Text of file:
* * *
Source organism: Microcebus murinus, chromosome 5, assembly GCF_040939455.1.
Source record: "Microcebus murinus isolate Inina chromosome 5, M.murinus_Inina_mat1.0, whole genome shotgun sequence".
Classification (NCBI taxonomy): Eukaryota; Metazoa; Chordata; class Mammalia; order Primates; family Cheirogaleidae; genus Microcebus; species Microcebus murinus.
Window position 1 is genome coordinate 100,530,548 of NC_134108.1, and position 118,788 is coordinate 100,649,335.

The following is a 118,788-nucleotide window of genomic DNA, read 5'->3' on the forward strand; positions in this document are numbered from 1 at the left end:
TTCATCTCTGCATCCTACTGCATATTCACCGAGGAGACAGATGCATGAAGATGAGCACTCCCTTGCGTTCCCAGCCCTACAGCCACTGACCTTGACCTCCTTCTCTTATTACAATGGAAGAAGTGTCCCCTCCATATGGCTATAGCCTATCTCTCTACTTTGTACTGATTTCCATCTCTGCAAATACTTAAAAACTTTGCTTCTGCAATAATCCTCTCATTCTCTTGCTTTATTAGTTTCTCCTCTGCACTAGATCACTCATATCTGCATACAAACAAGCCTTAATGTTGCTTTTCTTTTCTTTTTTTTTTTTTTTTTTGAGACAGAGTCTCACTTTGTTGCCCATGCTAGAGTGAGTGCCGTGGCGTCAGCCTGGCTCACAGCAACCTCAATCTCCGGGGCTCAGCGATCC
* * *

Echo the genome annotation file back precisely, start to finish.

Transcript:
Source organism: Microcebus murinus, chromosome 5, assembly GCF_040939455.1.
Source record: "Microcebus murinus isolate Inina chromosome 5, M.murinus_Inina_mat1.0, whole genome shotgun sequence".
Classification (NCBI taxonomy): Eukaryota; Metazoa; Chordata; class Mammalia; order Primates; family Cheirogaleidae; genus Microcebus; species Microcebus murinus.
Window position 1 is genome coordinate 100,530,548 of NC_134108.1, and position 118,788 is coordinate 100,649,335.

The following is a 118,788-nucleotide window of genomic DNA, read 5'->3' on the forward strand; positions in this document are numbered from 1 at the left end:
TTCATCTCTGCATCCTACTGCATATTCACCGAGGAGACAGATGCATGAAGATGAGCACTCCCTTGCGTTCCCAGCCCTACAGCCACTGACCTTGACCTCCTTCTCTTATTACAATGGAAGAAGTGTCCCCTCCATATGGCTATAGCCTATCTCTCTACTTTGTACTGATTTCCATCTCTGCAAATACTTAAAAACTTTGCTTCTGCAATAATCCTCTCATTCTCTTGCTTTATTAGTTTCTCCTCTGCACTAGATCACTCATATCTGCATACAAACAAGCCTTAATGTTGCTTTTCTTTTCTTTTTTTTTTTTTTTTTTGAGACAGAGTCTCACTTTGTTGCCCATGCTAGAGTGAGTGCCGTGGCGTCAGCCTGGCTCACAGCAACCTCAATCTCCGGGGCTCAGCGATCC